When corporate profits come up against product recalls – especially for defects that prove deadly – why are so many companies choosing to let people die? In its ongoing scandal, executives with GM chose not to fix a deadly defect in its ignition switches. They’ve done it before.
In 1973, a cost-benefit analysis by GM concluded it was cheaper to pay jury awards than to eliminate fuel-fed fires. Then, GM hid the analysis from judges, juries, and the public.
Decades later, a Fort Lauderdale jury finally saw the cost analysis and ordered GM to pay $60 million. With verdicts like that, why are GM and so many other companies still doing it? Testimony by a GM engineer in the trial revealed that GM saved almost $1 billion by not adding a safety device to just the cars he worked on. It was cheaper to pay verdicts than to fix the cause of the fires.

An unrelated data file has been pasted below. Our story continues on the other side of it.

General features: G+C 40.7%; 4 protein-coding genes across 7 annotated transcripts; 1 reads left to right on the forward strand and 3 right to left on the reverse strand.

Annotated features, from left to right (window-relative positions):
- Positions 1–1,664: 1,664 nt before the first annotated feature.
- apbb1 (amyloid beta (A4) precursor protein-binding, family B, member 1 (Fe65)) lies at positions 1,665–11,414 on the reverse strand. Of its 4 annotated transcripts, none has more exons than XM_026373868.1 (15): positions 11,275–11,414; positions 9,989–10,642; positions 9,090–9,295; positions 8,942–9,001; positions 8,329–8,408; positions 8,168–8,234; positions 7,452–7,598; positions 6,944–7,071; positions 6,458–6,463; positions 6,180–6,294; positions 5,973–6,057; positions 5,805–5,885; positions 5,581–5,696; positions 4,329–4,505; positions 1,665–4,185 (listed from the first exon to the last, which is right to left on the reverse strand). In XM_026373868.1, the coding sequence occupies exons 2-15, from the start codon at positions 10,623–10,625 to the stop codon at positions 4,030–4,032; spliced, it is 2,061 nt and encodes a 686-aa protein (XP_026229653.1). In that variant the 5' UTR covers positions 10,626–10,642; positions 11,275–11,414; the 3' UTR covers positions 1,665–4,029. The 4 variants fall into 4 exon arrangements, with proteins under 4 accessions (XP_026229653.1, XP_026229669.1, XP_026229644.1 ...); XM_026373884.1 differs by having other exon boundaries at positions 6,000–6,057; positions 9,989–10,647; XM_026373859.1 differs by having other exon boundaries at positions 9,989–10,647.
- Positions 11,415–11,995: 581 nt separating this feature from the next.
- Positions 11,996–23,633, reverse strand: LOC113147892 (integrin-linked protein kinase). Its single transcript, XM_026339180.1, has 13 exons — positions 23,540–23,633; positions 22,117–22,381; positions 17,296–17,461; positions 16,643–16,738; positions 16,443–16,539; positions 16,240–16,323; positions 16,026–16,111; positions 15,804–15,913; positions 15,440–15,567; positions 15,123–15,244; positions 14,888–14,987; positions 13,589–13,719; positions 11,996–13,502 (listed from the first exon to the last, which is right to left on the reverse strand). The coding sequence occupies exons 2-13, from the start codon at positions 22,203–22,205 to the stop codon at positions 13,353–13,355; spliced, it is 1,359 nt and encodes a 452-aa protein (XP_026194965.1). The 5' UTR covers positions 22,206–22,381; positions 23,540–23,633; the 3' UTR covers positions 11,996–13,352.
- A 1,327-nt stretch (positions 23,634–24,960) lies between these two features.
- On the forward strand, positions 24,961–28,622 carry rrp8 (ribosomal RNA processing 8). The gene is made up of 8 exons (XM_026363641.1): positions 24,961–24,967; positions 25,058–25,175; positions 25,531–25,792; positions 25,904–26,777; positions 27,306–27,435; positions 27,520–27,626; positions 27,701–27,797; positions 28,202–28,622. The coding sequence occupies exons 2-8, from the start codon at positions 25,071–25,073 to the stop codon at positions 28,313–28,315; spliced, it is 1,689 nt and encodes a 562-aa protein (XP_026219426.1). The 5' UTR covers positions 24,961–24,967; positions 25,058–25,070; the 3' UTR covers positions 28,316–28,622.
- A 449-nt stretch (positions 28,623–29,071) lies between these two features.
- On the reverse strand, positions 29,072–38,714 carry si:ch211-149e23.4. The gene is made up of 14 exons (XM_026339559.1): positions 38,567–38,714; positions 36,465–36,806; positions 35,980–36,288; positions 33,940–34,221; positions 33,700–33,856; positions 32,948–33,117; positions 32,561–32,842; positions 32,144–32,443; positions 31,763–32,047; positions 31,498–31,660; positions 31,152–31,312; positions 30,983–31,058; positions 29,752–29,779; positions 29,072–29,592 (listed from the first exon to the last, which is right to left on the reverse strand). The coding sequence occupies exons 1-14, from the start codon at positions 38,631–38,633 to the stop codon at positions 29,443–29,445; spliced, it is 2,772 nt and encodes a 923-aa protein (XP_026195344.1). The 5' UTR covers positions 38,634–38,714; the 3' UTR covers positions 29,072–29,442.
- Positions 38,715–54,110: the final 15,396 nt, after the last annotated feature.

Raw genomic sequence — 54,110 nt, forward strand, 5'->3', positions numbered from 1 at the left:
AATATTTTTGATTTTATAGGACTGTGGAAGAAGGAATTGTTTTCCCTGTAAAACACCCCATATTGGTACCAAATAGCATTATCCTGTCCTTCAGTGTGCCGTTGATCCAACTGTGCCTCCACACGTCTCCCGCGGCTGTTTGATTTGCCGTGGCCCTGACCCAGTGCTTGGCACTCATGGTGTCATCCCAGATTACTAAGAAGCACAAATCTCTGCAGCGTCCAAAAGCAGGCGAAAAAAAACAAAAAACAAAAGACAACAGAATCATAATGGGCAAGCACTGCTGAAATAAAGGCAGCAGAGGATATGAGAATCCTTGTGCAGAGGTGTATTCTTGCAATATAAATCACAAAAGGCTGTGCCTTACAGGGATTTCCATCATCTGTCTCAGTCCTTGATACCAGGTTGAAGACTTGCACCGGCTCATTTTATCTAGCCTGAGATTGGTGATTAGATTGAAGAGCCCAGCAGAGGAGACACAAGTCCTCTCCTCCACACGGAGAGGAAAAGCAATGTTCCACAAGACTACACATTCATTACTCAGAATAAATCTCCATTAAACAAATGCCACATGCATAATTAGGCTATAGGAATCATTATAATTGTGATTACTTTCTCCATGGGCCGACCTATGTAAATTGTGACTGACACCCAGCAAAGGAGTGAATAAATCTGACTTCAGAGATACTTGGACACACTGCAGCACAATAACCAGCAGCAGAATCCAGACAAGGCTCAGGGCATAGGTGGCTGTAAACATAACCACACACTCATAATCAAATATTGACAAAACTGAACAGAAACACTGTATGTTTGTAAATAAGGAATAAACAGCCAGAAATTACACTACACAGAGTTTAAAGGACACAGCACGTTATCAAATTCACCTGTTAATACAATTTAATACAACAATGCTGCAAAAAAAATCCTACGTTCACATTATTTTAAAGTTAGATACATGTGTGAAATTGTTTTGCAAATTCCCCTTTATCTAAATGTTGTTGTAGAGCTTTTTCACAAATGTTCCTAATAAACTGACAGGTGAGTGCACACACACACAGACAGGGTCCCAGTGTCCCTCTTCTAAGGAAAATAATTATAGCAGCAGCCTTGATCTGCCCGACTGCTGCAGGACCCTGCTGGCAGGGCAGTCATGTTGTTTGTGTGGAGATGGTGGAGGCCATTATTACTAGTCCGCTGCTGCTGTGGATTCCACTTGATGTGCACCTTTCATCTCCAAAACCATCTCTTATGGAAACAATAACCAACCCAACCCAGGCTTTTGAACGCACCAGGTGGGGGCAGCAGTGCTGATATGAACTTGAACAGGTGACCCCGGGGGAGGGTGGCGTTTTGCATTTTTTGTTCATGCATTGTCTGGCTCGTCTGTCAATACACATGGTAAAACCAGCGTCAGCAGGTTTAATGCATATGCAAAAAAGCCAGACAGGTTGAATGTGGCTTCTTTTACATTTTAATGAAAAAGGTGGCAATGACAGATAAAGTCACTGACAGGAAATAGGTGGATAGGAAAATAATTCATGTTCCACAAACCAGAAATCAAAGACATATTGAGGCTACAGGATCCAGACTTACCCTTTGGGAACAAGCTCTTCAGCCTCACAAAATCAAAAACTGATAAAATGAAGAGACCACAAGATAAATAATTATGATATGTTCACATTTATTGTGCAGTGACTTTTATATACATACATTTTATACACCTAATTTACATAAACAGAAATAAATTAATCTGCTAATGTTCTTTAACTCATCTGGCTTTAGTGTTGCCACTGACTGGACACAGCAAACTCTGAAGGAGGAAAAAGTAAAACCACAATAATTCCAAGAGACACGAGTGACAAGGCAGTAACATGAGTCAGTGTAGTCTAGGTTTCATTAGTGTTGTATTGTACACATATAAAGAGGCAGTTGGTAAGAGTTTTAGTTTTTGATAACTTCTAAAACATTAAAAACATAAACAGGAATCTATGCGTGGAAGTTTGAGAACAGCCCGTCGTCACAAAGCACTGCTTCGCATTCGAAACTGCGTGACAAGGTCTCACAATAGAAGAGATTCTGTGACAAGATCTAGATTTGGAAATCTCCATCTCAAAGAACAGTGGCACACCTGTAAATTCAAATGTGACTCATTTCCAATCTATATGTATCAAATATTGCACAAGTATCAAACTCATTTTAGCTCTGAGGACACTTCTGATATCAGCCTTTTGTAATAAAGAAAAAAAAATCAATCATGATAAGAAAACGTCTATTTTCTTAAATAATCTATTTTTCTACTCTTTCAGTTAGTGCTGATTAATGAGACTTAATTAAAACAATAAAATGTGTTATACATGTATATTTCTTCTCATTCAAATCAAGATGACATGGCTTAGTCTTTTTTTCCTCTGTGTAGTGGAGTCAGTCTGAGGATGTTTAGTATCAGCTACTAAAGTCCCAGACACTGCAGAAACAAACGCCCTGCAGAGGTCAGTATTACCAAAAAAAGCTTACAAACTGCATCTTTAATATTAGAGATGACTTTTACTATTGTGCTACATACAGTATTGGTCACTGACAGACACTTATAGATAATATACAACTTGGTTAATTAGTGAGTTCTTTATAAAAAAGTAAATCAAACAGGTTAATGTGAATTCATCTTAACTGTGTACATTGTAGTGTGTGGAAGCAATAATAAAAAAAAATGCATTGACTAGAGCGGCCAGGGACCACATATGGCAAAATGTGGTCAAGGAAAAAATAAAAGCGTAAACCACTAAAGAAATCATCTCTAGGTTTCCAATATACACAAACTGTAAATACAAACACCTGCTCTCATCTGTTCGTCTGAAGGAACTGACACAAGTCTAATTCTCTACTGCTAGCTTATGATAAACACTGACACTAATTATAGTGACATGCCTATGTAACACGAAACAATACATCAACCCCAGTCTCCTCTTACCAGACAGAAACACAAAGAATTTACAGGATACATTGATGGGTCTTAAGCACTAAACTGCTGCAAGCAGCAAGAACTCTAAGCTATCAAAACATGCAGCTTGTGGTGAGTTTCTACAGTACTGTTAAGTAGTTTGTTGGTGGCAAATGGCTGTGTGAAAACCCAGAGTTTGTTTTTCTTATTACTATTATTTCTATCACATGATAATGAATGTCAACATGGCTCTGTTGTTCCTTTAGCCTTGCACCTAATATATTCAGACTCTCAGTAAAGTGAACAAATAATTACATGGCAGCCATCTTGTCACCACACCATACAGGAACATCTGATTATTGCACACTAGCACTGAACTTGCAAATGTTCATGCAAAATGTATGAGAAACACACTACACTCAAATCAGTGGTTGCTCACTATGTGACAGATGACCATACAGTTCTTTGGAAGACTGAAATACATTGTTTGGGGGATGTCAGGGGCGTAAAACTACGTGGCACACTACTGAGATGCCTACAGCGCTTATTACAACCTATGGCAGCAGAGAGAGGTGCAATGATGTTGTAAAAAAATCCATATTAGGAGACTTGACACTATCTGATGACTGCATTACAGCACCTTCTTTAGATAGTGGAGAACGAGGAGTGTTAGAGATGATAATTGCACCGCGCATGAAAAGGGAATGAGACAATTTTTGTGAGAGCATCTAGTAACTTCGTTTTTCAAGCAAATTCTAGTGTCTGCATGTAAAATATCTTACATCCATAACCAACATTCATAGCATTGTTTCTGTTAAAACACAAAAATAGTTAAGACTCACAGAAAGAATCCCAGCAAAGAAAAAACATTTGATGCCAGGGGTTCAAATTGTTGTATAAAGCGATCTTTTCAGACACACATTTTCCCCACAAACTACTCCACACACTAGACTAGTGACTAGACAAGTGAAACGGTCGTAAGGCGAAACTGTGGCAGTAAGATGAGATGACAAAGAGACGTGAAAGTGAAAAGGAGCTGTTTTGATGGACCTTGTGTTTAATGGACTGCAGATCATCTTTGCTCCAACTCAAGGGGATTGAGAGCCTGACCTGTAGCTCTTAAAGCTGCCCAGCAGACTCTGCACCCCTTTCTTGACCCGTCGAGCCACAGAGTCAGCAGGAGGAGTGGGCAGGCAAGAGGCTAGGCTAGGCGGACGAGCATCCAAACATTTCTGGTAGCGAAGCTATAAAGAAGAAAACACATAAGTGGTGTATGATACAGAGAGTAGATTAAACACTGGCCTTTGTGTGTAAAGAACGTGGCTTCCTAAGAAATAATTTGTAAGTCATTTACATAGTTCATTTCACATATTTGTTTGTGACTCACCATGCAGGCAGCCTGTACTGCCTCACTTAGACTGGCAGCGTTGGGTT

The Constitution used to provide a solution by ensuring trials with juries were free to impose punitive fines for such behavior. Things have changed. Corporations now use a legal strategy pioneered by Big Tobacco, taking advantage of the court system to drag out cases and insulate themselves from accountability. More importantly, U.S. Supreme Court decisions now limit punitive fines in civil lawsuits to a small multiplier of the compensation to the victim. At least this prevents juries from making it more expensive to let people die.
These corporate scandals show that many companies choose not to fix defects even if it means people die as a result. They do it because it increases profits. As long as juries and judges are prohibited from punitive fines big enough to change the math, nothing will change. Even $60 million didn’t change the math when billions of dollars were saved. That’s the new reality. Limits on punitive fines mean more and more people will die.